papa john
February 19, 2013 at 07:26

After years of propping the NKorea, what the Chinese got in return? a middle finger to the face from North Korean and what could the Chinese do in response? Nothing. In fact, a horrible picture in their mind is that next time, NKorea won't test in its soil, the test will be on Beijing.

February 18, 2013 at 20:14

Friends or Rivals? The Insider's Account of U.S.-Japan Relations.

Japan's ambassador to U.S. says ties are in 'crucial period'


It's time for Japan to free itself.


February 18, 2013 at 20:09

It's high time that Japan test nuclear weapons, deploy ICBMs, nuclear subs, aircraft carriers and long range bombers and project military power towards the pacific. Hopefully Abe can achieve this.

February 18, 2013 at 20:07

U.S should withdraw their troops from South Korea and end their alliance.

February 18, 2013 at 07:53


It will give NK a sense of security no doubt but…stability. No way. NK has nukes and everyone is freaking out including China in some articles I've read.

China with its neighbours have and can deal with China having nukes but a regime like NK will cause INSTABILITY and the evidence points to the testing they've done, when a projectile that can cause mass destruction flying past over the Japanese skies causes INSTABILITY!. You're INSANE do you realize that!. What are you smoking?


Don't forget the Kim Il Sung invaded the South thinking US and its allies would not come to aid them. He was wrong and look what happened.


February 17, 2013 at 10:26

The silver lining is that Japan will go nuclear. And it's about time. 

Leonard R.
February 16, 2013 at 01:24

I think that's an interesting point you make.


The US should not transfer missile technology to S. K. IMO. So Moscow and Seoul might become quite the new couple on the world stage. And I would wish them the best. That could be a good thing for the US too. Washington could finally get its troops out of harm's way and it would leave China to babysit the brat in Pyongyang.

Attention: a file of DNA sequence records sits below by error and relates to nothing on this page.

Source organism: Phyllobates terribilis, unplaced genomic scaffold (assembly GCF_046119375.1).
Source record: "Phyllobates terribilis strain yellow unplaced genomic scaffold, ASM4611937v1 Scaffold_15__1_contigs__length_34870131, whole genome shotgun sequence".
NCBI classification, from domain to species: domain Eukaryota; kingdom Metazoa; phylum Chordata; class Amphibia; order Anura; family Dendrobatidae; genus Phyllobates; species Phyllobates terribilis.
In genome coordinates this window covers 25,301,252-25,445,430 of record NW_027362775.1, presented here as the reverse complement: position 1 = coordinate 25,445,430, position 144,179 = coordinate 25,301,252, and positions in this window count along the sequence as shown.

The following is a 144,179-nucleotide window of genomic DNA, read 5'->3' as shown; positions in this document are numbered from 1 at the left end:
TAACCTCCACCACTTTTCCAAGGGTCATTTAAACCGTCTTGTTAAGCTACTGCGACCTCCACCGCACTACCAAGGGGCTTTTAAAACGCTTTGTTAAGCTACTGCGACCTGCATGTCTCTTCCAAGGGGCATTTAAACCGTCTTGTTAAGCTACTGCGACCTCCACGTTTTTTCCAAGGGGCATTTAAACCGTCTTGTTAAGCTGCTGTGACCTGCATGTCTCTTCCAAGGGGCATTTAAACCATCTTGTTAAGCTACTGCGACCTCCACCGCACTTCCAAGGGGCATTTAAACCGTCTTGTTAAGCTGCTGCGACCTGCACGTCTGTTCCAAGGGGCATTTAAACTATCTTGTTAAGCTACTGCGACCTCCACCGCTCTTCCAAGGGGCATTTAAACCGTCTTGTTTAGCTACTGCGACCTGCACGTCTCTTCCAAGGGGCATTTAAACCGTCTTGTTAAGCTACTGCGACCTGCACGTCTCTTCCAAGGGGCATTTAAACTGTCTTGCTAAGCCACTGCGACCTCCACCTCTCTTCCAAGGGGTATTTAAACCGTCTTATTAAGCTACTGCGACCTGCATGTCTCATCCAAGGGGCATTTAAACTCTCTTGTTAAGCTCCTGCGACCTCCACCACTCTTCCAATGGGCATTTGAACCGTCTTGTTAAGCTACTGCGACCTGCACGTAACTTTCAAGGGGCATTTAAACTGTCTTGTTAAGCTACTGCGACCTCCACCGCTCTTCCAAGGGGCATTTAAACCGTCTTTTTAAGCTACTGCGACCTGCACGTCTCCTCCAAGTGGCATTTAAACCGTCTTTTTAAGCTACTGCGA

Tokyo is a much more reliable ally than Seoul. Japan & the US could focus on what's important - defending themselves against China.  And with Russia as SK's defender? That would be a win-win all around. 

TV Monitor
February 15, 2013 at 01:08

The ROK still isn't interested in participating in the US Missile Defense program, which is seen as useless for short-range ballistic missile defense and a waste of money; they will accelerate their own KAMD program and the KL-SAM missile instead according to the defense minister.

Due to the historical US refusal to transfer missile tech, the ROK missile technology is heavily influenced by Russia. which has been unusually cooperative in technical assistance in order to keep the missile defense out of Korea. Therefore it is still highly unlikely that the ROK would jeopardize that good working relationship with Russia by participating in the Missile Defense program. Russia may feel the pressure to finally transfer the S-400's long range targeting radar tech to the KL-SAM program if they see that the US pressure on the Missile Defense is increasing.

Yu Yong-chun
February 15, 2013 at 00:26

Why should the fact that just because the DPRK does not follow Beijing's advice to go ahead with the nuclear test that it is therefore a case of N Korea humilating China?  What kind of illogic is that?  Did James Holmes wrote that or the editor mischievously altered or added that?

February 15, 2013 at 00:06

North Korea tests Asian security

By Muthiah Alagappa

North Korea is on its way to developing a nuclear weapon to reach targets near and far, including the United States, China, and Russia. Rather than tighten the sanctions screws, the international community could recognize instead that nuclear capability will give Pyongyang a greater sense of security and thus enhance stability in Asia…